From here Madrid’s growth was relatively stagnant until, in 1561, King Felipe II named Madrid the Spanish capital. He began construction of important palaces, official building and religious sights, attracting many nobles and state officials to the newly crowned city. In the golden age, after the Spanish had discovered America, Madrid expanded rapidly funded by the treasures – especially gold – discovered on the new continent. In the 18th century, King Charles III built important structures such as the Puerta de Alcala, Paseo de la Castellana, El Prado and the Palacio Real (Royal Palace). During the 19th and 20th century, Madrid was site of bloodshed, with the citizens rising unsuccessfully against Napoleon and the French occupation in 1808. Also during this time period, Spain was suffering from economic and political instability, which culminated in the Spanish Civil War from 1936-1939.



Following the Civil War in 1939, Franco rose to power, and became the general and dictator of Spain – adopting the nickname “El Caudillo”, “The Leader” – up until his death in 1978. During his rule, Franco exerted absolute control over Spain – persecuting political opponents, suppressing the Basque and Catalan language and culture and censoring the media to his favor. In addition, he moved all of the national institutions to Madrid.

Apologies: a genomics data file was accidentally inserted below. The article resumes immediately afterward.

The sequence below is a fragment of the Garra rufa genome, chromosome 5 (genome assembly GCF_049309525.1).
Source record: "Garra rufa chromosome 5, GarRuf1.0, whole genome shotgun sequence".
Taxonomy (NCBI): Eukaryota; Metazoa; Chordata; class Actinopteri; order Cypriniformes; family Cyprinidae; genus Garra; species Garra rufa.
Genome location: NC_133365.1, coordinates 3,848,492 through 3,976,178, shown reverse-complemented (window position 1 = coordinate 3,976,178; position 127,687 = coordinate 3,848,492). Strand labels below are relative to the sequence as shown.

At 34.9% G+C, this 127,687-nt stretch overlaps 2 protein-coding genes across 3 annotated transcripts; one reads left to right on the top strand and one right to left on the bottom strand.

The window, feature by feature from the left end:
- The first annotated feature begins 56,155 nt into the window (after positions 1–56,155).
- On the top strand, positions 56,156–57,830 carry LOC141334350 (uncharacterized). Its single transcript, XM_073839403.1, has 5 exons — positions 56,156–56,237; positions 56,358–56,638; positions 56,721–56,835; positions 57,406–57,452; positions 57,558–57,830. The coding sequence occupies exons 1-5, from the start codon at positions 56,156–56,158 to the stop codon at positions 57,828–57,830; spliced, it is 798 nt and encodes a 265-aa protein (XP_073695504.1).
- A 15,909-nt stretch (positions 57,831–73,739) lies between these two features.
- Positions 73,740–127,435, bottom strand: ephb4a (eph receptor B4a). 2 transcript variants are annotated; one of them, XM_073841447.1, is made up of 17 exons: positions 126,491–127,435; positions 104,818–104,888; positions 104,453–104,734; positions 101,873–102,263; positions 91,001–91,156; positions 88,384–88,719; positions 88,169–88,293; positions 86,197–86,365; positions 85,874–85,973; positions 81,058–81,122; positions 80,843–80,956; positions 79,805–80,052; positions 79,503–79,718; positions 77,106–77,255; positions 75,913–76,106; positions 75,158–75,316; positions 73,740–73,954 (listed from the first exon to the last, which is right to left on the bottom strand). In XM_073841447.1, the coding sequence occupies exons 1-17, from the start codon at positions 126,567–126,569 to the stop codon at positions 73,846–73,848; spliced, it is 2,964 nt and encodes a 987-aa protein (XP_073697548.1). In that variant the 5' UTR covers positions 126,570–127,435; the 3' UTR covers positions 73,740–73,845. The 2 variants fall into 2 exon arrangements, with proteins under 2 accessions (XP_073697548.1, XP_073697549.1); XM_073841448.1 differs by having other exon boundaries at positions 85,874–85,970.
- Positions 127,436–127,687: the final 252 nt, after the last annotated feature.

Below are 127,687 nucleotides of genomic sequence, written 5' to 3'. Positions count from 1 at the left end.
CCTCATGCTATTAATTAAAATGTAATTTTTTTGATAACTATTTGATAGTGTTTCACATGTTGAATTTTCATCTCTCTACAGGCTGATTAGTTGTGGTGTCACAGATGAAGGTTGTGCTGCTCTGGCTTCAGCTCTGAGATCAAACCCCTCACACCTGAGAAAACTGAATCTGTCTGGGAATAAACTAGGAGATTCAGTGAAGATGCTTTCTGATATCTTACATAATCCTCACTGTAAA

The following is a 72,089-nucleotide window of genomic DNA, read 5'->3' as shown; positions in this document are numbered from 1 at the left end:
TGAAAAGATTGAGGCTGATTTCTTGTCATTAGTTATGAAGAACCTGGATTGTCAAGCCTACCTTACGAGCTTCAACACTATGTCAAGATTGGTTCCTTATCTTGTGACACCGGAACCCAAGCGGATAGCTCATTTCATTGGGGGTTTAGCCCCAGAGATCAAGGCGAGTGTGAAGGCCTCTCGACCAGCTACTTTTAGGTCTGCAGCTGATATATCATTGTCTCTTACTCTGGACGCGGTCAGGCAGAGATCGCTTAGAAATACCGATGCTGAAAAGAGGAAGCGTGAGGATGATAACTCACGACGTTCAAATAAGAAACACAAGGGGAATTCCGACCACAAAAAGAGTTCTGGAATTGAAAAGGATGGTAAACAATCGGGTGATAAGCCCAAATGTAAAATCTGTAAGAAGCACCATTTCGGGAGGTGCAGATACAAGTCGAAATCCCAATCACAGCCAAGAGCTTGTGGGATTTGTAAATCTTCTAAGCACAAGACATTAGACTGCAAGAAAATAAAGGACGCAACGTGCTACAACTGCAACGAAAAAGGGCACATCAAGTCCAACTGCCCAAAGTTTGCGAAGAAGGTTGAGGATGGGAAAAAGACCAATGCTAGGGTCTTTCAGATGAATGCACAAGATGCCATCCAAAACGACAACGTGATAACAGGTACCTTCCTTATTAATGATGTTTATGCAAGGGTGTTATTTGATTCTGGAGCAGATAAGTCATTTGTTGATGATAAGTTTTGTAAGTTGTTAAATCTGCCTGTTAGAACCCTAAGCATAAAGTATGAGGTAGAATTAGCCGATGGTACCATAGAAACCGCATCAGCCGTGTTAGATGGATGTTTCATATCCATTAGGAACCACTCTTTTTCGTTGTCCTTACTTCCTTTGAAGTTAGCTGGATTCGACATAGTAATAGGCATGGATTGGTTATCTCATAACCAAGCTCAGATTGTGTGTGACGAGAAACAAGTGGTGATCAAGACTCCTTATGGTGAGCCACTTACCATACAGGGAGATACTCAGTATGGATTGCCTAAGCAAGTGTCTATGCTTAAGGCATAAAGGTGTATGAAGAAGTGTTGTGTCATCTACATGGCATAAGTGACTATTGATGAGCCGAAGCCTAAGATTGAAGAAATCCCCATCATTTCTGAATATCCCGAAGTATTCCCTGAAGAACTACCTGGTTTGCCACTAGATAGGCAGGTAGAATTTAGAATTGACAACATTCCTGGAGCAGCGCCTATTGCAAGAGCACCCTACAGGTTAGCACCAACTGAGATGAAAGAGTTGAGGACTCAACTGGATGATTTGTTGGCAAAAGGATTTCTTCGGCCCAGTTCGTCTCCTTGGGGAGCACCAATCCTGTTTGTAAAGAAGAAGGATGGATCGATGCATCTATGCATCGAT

After his death, Madrid was confirmed the capital city of Spain according to the Spanish Constitution of 1978 and in 1979 the first democratic local elections were held. The city became an icon for the “new Spain” under the leadership of the newly elected mayor, socialist professor Enrique Tierno Galván. The citizen’s pent-up energy, suppressed by the years of Franco’s dictatorship flooded the streets. Creativity ran rampant, tolerance and freedom of expression flourished and Madrid’s famous all-night fiestas commenced.



The best way to explore Madrid is on foot. From the vast boulevards to the winding intimate cobblestone streets there’s always something around the next corner. Visitors could spend days on end admiring the wide variety of architecture: the baroque Palacio Real, the renovated CaixaForum, and the Palacio de Cibeles, to name a few. The numerous plazas beckon passersby with the intrigue of a scrumptious Spanish tapa and glass of wine or cold beer. Museums are abundant, housing some of the most spectacular works of art throughout Spanish history. There are expansive green spaces such as the immaculately manicured Parque de Buen Retiro (Retiro Park), a popular spot to relax away from the hustle of the city for locals and visitors alike.